Singapore will extend its tax deduction rate for donations for another three years until the end of 2026, as part of efforts to foster and sustain a spirit of giving.

Deputy Prime Minister and Finance Minister Lawrence Wong said on Tuesday that this will be done although the tax deduction for donations at 250 per cent is 
already very high compared with other jurisdictions.

The Government will review thereafter what would be a more sustainable level of tax deduction for the longer term, he said.

He added that Singaporeans have donated generously. Despite the economic downturn due to Covid-19, the donations received through Giving.sg were about three
times higher than pre-pandemic levels, and have remained around $100 million in the last three years.

Giving.sg is a one-stop national giving platform by the National Volunteer and Philanthropy Centre, which hosts more than 600 registered non-profit groups in
Singapore.

Another way to continue to foster the spirit of giving that Mr Wong highlighted is through tax-deductible donations to Institutions of a Public Character (IPCs) and
eligible institutions.

The Government will also enhance the existing Business and IPC Partnership Scheme into a broader Corporate Volunteer Scheme, which will be extended for three
more years to Dec 31, 2026.

From January 1, 2024, the scope of qualifying volunteering activities will be expanded to include activities which are conducted virtually or outside of the IPCs’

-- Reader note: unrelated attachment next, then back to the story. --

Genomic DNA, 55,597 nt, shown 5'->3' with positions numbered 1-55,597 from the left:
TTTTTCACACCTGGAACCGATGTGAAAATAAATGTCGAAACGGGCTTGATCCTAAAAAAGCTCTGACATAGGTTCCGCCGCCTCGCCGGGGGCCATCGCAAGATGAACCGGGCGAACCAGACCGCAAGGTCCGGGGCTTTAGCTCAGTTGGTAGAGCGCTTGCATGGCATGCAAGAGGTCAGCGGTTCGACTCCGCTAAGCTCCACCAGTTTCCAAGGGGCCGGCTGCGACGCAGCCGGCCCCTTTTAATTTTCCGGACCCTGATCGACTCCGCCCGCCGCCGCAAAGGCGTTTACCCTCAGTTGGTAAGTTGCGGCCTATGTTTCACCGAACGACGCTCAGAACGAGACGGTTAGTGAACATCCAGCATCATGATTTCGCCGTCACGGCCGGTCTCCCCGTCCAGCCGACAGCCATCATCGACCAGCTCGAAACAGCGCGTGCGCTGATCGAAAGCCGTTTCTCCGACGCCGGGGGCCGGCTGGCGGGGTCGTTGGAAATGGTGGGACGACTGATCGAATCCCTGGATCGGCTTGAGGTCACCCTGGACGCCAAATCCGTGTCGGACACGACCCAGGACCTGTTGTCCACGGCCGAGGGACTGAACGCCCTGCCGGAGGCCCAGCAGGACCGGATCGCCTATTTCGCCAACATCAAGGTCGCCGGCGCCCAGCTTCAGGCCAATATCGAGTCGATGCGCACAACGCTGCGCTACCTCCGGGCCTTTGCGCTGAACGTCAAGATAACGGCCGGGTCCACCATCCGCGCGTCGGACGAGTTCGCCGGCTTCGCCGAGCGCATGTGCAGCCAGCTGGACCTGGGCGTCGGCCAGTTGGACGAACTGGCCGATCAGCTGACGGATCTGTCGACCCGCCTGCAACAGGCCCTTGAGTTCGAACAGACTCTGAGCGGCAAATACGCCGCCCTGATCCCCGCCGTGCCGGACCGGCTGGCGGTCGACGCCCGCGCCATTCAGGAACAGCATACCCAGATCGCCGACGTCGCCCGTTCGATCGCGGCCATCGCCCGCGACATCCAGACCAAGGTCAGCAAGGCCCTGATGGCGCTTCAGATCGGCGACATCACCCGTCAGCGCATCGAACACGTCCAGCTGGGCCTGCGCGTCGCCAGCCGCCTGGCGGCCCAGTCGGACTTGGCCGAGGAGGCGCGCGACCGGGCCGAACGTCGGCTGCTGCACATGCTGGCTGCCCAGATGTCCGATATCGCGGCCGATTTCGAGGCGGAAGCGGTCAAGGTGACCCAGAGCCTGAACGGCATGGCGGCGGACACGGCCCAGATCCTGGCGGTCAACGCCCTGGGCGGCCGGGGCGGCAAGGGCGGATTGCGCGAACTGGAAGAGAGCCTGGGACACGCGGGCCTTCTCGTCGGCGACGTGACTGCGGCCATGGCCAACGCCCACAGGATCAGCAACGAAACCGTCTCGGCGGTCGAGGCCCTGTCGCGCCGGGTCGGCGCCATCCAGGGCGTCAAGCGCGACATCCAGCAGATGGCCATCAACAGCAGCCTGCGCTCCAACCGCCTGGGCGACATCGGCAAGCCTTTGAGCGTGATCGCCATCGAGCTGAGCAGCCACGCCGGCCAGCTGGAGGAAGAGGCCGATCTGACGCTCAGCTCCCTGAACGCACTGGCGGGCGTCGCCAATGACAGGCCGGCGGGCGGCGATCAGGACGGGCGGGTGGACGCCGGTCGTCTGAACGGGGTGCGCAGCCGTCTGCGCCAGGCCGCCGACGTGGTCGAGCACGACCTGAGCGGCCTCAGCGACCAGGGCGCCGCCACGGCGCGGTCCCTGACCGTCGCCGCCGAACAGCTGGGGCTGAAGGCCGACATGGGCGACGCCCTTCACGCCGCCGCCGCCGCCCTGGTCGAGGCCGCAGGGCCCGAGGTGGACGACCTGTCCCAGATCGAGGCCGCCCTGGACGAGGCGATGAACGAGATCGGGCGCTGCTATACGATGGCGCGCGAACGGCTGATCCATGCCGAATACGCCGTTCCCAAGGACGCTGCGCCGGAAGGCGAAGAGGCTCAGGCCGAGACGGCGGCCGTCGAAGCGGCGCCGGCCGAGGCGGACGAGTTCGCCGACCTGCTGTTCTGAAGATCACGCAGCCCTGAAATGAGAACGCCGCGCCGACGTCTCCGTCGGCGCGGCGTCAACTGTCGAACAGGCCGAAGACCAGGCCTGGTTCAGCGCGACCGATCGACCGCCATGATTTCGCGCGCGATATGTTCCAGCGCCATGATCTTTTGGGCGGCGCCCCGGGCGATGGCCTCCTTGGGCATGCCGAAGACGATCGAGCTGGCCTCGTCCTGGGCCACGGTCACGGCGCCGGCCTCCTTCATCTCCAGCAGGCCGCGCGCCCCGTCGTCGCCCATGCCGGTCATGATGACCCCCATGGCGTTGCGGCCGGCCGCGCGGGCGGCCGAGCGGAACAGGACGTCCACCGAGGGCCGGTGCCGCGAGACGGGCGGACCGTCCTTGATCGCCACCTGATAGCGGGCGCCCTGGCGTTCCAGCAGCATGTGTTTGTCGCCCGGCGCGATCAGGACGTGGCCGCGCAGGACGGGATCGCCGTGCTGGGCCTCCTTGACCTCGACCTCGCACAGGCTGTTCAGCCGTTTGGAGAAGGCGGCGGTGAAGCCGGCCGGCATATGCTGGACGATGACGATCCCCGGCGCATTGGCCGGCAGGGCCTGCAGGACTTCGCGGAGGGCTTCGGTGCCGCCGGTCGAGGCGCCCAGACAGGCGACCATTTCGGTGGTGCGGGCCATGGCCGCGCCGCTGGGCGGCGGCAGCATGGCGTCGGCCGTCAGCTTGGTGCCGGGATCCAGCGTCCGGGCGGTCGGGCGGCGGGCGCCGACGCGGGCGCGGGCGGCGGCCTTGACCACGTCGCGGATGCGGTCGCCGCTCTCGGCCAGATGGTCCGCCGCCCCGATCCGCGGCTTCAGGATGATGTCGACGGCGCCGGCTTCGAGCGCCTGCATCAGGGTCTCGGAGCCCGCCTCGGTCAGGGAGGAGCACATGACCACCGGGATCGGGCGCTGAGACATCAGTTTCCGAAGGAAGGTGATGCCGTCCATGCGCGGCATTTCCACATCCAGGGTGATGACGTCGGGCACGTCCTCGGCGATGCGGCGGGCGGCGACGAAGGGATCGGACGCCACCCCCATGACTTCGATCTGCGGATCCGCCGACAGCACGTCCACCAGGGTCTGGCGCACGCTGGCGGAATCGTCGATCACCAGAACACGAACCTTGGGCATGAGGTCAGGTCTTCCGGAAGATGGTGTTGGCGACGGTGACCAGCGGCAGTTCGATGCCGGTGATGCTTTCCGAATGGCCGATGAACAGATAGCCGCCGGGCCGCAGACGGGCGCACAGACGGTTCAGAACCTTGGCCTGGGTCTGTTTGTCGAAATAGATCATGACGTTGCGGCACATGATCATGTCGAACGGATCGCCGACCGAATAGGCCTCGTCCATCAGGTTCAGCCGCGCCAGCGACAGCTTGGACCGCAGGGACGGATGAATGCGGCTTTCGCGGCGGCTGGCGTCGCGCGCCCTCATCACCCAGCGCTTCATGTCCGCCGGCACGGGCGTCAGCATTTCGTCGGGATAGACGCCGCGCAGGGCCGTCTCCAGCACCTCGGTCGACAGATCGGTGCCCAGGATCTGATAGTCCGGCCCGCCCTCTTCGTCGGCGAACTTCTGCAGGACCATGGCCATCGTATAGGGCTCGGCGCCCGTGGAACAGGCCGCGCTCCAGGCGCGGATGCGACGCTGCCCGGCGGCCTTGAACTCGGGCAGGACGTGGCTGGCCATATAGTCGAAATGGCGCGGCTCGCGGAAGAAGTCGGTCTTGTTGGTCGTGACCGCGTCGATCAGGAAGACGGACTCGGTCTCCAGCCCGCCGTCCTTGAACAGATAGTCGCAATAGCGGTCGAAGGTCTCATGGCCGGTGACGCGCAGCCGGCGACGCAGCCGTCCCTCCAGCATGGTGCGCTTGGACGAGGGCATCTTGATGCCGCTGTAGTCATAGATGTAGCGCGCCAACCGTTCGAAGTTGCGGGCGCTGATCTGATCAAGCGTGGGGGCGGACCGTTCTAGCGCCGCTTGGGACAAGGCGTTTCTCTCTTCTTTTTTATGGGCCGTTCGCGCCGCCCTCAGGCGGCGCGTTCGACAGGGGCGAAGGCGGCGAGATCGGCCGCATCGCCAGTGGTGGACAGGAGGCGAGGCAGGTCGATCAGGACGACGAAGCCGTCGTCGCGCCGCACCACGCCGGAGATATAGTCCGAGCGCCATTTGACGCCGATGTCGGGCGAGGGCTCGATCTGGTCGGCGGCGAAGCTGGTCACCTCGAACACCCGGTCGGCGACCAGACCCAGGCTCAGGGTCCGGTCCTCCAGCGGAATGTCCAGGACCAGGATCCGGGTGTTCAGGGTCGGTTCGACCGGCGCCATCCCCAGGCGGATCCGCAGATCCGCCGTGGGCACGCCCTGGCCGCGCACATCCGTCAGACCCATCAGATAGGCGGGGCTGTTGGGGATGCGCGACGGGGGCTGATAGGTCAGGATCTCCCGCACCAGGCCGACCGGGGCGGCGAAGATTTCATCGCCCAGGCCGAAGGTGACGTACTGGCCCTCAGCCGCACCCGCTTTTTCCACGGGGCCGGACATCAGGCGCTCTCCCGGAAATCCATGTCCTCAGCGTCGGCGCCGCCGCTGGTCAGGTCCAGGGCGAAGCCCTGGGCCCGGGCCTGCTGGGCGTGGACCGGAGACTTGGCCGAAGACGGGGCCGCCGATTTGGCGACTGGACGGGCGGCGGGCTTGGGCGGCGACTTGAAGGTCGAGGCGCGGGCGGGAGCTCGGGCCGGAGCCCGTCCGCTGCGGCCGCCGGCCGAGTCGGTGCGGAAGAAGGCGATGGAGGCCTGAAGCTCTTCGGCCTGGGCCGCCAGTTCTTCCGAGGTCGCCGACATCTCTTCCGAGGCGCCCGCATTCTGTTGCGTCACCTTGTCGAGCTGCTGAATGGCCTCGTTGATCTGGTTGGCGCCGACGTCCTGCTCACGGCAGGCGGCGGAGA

premises.

The Government will also double the qualifying per-IPC cap to $100,000 per calendar year, to facilitate deeper partnerships between businesses and IPCs, he said.

It will also continue to strengthen the capabilities and support the services of charities, social service agencies (SSAs) and community organisations.

“(They) play critical roles in looking after the vulnerable, and mobilising Singaporeans to support those who are in greater need,” said Mr Wong.

Also announced was a $1 billion top-up of the Community Silver Trust, which provides dollar-for-dollar donation matching grants for SSAs that provide community care services for seniors.

This will enable the SSAs to enhance the quality and accessibility of community care, especially for the more vulnerable seniors, he said.

Charities and SSAs can also continue to tap the Charities Capability Fund (CCF) and the Community Capability Trust (CCT) to drive innovation and transform their
operations.

The CCF aims to enhance productivity, operational efficiency, governance and management capabilities of charities and IPCs. The CCT is a platform to support
capability and capacity-building schemes and initiatives for the social service sector.

The Government will also top up $10 million towards self-help groups over the next three years.

Said Mr Wong: “They are doing good work on the ground, and are well placed to provide assistance to members of their respective communities who need help.”

He also cited the example of Ms Emily Yap, a registered nurse at Alexandra Hospital, as someone who still volunteered on her days off for the wider community
despite her heavy workload during the pandemic.

Ms Yap started a ground-up initiative with other like-minded people to deliver grocery packs to the elderly and lower-income families in the community.

She also used her own Community Development Council vouchers to buy kueh bangkit (coconut cookies) for vulnerable families during the Chinese New Year period.

“This is what the Singapore spirit is about,” said Mr Wong.

“We have seen it in action, and experienced it in abundance over the last three years – how we are responsible for one another, keep an eye out for our fellow citizens, and always band together as a team.”

This article was originally published in The Straits Times here. Source: The Straits Times © SPH Media Limited. Permission required for reproduction.